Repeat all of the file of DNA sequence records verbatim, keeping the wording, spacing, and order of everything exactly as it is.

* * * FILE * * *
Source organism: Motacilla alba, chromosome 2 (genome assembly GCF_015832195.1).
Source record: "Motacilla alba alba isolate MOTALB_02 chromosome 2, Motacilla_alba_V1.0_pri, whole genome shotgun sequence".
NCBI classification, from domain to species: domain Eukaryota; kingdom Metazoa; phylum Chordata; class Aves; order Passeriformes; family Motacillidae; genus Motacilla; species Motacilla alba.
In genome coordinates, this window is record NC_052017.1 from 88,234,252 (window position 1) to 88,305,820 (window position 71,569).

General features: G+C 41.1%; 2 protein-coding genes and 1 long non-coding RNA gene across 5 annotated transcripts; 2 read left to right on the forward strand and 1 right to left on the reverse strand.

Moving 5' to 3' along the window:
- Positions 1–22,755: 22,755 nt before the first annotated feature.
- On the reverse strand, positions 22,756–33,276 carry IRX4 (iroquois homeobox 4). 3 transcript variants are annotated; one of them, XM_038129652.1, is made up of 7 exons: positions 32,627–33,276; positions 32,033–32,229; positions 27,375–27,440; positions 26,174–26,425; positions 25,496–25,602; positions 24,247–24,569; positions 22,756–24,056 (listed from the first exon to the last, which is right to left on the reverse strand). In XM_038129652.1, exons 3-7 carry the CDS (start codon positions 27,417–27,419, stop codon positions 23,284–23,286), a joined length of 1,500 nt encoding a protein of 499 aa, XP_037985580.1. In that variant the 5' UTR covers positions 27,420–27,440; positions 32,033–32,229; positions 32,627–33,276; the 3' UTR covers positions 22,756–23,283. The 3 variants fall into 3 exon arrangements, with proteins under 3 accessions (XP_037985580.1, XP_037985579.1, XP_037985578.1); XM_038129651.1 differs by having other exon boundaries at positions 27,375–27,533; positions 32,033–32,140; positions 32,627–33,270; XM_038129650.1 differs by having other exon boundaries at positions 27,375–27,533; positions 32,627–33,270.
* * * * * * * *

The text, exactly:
Source organism: Motacilla alba, chromosome 2 (genome assembly GCF_015832195.1).
Source record: "Motacilla alba alba isolate MOTALB_02 chromosome 2, Motacilla_alba_V1.0_pri, whole genome shotgun sequence".
NCBI classification, from domain to species: domain Eukaryota; kingdom Metazoa; phylum Chordata; class Aves; order Passeriformes; family Motacillidae; genus Motacilla; species Motacilla alba.
In genome coordinates, this window is record NC_052017.1 from 88,234,252 (window position 1) to 88,305,820 (window position 71,569).

General features: G+C 41.1%; 2 protein-coding genes and 1 long non-coding RNA gene across 5 annotated transcripts; 2 read left to right on the forward strand and 1 right to left on the reverse strand.

Moving 5' to 3' along the window:
- Positions 1–22,755: 22,755 nt before the first annotated feature.
- On the reverse strand, positions 22,756–33,276 carry IRX4 (iroquois homeobox 4). 3 transcript variants are annotated; one of them, XM_038129652.1, is made up of 7 exons: positions 32,627–33,276; positions 32,033–32,229; positions 27,375–27,440; positions 26,174–26,425; positions 25,496–25,602; positions 24,247–24,569; positions 22,756–24,056 (listed from the first exon to the last, which is right to left on the reverse strand). In XM_038129652.1, exons 3-7 carry the CDS (start codon positions 27,417–27,419, stop codon positions 23,284–23,286), a joined length of 1,500 nt encoding a protein of 499 aa, XP_037985580.1. In that variant the 5' UTR covers positions 27,420–27,440; positions 32,033–32,229; positions 32,627–33,276; the 3' UTR covers positions 22,756–23,283. The 3 variants fall into 3 exon arrangements, with proteins under 3 accessions (XP_037985580.1, XP_037985579.1, XP_037985578.1); XM_038129651.1 differs by having other exon boundaries at positions 27,375–27,533; positions 32,033–32,140; positions 32,627–33,270; XM_038129650.1 differs by having other exon boundaries at positions 27,375–27,533; positions 32,627–33,270.